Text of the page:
Compensation for Research Ethics Board Members
Reasonable compensation by institutions for work done by REB members is appropriate. However, in some instances, individual members of the REB may have a conflict of interest in accepting undue or excessive honoraria for their participation in the REB. Institutions should define appropriate levels of compensation.
D. Researchers and Conflicts of Interest
Researchers shall disclose in research proposals they submit to the REB any real, potential or perceived individual conflicts of interest, as well as any institutional conflicts of interest or community conflicts of interest of which they are aware that may have an impact on their research. Upon discussion with the researcher, the REB shall determine the appropriate steps to manage the conflict of interest.
Managing conflict of interest is a process that begins with identification and is followed by disclosure. Upon disclosure of a conflict by a researcher to the REB, the steps taken by the REB to manage the conflict should be context-based and commensurate with the risks. In some cases, the REB might conclude that the identified conflict of interest does not warrant further action. REBs and researchers should be mindful of the fact that conflict of interest may also exist within a community where research is taking place (e.g., between the community leadership and its members), between a community and a researcher, or between the community and institutions.
The REB should require, consistent with Article 3.2(e), that the researcher disclose any real, potential or perceived conflict of interest to the participant. When disclosure to the REB is not enough to manage the conflict of interest, the REB, guided by established institutional policies, may require that the researcher withdraw from the research, or that others on the research team, who are not in conflict of interest, make research-related decisions. Where appropriate, disclosure to the sponsor, the institution, the community and any relevant professional body may also be necessary. In exceptional cases, the REB has the discretion to refuse approval of a research project where the REB decides that the conflict of interest has not been avoided or cannot be appropriately managed.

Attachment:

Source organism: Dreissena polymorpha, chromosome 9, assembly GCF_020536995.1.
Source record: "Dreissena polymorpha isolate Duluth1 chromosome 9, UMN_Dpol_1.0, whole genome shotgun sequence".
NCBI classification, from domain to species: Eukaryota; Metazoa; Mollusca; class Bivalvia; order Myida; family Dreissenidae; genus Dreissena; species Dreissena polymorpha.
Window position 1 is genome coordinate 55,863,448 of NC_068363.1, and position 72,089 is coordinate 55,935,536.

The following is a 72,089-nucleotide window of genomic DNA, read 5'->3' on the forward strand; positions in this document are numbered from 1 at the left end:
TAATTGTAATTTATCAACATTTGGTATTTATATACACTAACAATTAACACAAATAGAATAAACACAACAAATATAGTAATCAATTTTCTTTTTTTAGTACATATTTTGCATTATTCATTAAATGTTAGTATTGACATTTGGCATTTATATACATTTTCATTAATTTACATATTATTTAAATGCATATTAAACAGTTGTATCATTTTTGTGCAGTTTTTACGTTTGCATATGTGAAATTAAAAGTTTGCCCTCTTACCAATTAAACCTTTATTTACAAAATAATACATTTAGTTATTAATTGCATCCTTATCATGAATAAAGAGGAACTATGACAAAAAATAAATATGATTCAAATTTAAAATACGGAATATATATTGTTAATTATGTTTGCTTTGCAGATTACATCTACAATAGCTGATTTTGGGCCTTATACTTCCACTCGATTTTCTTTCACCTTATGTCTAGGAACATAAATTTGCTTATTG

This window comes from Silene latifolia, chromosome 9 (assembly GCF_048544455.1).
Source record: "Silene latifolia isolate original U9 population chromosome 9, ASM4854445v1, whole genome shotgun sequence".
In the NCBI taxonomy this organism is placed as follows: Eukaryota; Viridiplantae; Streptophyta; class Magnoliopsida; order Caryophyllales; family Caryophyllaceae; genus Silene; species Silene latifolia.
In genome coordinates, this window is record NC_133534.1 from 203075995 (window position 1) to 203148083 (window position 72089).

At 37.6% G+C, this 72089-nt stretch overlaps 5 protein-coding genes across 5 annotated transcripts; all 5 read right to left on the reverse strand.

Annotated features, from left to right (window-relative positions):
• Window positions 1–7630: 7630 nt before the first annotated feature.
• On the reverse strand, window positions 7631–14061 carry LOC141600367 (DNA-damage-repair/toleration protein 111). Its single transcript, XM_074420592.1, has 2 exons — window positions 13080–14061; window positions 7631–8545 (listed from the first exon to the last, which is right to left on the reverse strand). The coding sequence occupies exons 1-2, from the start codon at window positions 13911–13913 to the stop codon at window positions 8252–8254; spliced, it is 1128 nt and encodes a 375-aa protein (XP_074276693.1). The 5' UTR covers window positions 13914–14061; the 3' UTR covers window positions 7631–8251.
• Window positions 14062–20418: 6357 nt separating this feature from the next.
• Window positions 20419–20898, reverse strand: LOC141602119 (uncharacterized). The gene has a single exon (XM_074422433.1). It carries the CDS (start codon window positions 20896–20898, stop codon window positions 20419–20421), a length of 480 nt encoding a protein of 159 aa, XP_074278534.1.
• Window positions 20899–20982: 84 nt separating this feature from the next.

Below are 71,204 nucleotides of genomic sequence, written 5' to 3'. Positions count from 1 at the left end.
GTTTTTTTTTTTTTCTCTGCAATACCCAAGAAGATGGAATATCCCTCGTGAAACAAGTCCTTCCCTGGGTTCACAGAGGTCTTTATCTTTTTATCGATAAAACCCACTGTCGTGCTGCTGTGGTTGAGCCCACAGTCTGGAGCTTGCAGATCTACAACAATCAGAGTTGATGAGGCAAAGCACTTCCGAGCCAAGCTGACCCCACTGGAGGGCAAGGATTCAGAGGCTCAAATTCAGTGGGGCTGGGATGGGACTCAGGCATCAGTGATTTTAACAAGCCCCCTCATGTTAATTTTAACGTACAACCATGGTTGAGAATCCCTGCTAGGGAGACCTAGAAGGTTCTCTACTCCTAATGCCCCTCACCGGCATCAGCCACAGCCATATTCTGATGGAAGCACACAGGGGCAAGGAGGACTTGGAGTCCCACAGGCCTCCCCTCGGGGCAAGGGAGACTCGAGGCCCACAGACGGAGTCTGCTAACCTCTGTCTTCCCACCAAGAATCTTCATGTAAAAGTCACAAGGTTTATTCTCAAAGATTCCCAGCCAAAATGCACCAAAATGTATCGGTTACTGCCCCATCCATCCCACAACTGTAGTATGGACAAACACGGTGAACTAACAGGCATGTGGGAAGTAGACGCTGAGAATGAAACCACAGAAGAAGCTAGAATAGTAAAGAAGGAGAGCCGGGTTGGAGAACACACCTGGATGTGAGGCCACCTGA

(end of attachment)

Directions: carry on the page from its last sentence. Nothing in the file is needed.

If there is a need for a researcher with a conflict of interest in a research project to be involved in some aspect of the project, the extent of the involvement should be reviewed and explicitly endorsed by the REB in its minutes. Participants should also be informed during the consent process of the conflict and the extent of the researcher’s involvement. In line with the proportionate approach to REB review, and through the continued research ethics review process, REBs may impose additional control mechanisms if necessary.
Dual roles of researchers and their associated obligations (e.g., acting as both a researcher and a therapist, health care provider, caregiver, teacher, advisor, consultant, supervisor, student or employer) may create conflicts, undue influences, power imbalances or coercion that could affect relationships with others and affect decision-making procedures (e.g., consent of participants). Article 3.2(e) reminds researchers of relevant ethical duties that govern real, potential or perceived conflicts of interest as they relate to the consent of participants.
To preserve and not abuse the trust on which many professional relationships rest, researchers should be fully cognizant of conflicts of interest that may arise from their dual or multiple roles, their rights and responsibilities, and how they can manage the conflict. When acting in dual or multiple roles, the researcher shall disclose the nature of the conflict to the participant in the consent process.
Financial Conflicts of Interest